“The Israelites grieved for Moses in the plains of Moab thirty days until the time of weeping and mourning was over.” The Bible, Deuteronomy 34:8
Upon the loss of a loved one, one should mourn for 30 days. Only.
It’s a biblical ideal which comes from the old testament where the Israelites mourned the death of Moses for a period of 30 days. The same period of mourning is recorded for the death of Aaron, who was the brother of Moses.
It seems like a very short period, but the prescribed mourning period in another popular religion is 3 days, only.
I’ve seen the bitter, lifetime torment grief can cage a person in. So I get the principal.
“There is a time for everything, and a season for every activity under heaven: …
A time to weep and a time to laugh, a time to mourn and a time to dance, …”
The Bible, Ecclesiastes 3:4
But what about if you are not only grieving the loss of one loved person, but two? What about if these people were ripped from you, stolen? What if you not only lost two pivotal figures in your support network, but also your home or at least second home… your home away from home? Never mind all the material possessions, but all the emotions which are attached to these. What if? Do you get an extra 30 days for each?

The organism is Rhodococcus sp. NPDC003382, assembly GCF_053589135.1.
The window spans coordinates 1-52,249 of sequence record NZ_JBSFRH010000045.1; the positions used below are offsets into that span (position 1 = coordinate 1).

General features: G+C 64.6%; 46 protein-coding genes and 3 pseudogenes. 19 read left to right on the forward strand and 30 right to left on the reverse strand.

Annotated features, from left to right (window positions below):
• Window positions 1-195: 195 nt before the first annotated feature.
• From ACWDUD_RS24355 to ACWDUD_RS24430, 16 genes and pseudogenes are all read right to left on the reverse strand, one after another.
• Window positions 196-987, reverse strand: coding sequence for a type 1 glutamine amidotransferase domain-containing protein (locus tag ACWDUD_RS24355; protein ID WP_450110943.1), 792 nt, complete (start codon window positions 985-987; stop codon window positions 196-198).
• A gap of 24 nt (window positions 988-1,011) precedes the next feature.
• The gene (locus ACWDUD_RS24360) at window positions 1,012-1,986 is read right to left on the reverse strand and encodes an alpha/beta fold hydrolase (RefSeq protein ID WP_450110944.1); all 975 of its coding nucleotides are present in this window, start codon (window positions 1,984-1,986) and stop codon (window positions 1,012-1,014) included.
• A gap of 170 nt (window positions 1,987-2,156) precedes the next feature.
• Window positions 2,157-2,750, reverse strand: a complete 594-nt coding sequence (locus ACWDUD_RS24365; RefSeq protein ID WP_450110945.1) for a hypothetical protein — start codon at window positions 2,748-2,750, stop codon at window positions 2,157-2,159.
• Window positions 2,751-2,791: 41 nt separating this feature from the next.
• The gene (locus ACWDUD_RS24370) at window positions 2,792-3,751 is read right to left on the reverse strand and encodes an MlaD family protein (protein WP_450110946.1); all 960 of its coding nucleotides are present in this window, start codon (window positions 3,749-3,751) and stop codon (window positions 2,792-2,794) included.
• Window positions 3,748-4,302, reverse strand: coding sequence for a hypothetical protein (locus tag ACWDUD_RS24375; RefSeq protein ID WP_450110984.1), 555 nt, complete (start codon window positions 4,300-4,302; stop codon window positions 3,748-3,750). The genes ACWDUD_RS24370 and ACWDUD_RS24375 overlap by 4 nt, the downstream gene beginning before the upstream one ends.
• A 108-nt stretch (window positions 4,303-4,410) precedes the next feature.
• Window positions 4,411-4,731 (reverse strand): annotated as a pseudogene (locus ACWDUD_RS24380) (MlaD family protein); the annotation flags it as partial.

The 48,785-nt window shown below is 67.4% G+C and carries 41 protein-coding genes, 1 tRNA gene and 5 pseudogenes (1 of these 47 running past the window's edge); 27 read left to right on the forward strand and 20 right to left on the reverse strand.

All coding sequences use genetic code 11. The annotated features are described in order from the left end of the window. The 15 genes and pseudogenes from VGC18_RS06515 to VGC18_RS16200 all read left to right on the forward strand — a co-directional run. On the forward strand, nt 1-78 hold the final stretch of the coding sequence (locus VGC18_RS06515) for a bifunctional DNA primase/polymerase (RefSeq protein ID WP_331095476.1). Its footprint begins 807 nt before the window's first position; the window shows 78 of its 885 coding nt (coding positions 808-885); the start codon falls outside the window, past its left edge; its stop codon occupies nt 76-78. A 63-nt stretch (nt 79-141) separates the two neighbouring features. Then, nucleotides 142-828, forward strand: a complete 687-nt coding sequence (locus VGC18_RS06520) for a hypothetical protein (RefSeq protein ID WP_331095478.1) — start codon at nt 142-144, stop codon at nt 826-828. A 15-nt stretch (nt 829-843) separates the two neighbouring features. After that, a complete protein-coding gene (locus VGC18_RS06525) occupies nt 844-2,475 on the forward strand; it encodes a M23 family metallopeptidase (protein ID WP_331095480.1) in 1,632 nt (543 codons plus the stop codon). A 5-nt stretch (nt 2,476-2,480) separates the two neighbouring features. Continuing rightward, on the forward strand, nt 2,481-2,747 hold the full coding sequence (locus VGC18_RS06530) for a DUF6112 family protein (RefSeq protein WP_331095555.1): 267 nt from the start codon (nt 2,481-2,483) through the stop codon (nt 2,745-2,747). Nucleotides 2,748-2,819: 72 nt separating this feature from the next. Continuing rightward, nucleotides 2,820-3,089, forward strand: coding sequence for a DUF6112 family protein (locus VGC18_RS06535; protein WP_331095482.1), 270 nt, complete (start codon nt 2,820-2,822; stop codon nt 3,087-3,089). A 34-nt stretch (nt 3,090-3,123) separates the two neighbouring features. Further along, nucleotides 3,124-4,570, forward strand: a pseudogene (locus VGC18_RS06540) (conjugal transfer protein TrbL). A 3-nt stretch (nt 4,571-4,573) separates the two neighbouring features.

My husband and I sat down with my daughter, in what seems like yesterday to tell her what no five-year-old should have to hear. I was trying to be strong. But when she looked at me, seeming to question how to react to the news we had just given her, I could not help but, cry. It is then when she too started weeping. Oh we told her, grandma and grandpa had gone to heaven to be with God, which seems kind of beautiful. Our truth is, that within this lifetime none of us will ever see those loved ones again.
And just as my daughter questioned how she should react, I’ve gone to read up on how I should act, in this time. Some days, it seems so unreal. Some days I’ve succumbed to weeping. Other days I’m simply pissed off, at the entire world. Some days it seems like all the above rolled into one. And the thirty day mark has come and gone.
In Genesis 50, there is a mention of a mourning period of seventy days. The time frame thus seems to be subjective. Although grieving is a part of life, not much of it is mentioned in organized religion. It seems like the taboo subject. Western culture dictates to take a week to get the burial of your loved ones organized and then move the hell on. But how exactly you are supposed to do that, no one can tell you.
How do you manage to not let that swallow you whole?
My questions are rhetorical. I expect no answers. For as many unique individuals there are, there would be many unique answers. I have no idea, how we are going to manage, without these beloved whom we have depended on for so many things.
I only know that each day you put one foot in-front of the other…
“Blessed are those who mourn, for they will be comforted.” Jesus (the Bible, Matthew 5:4)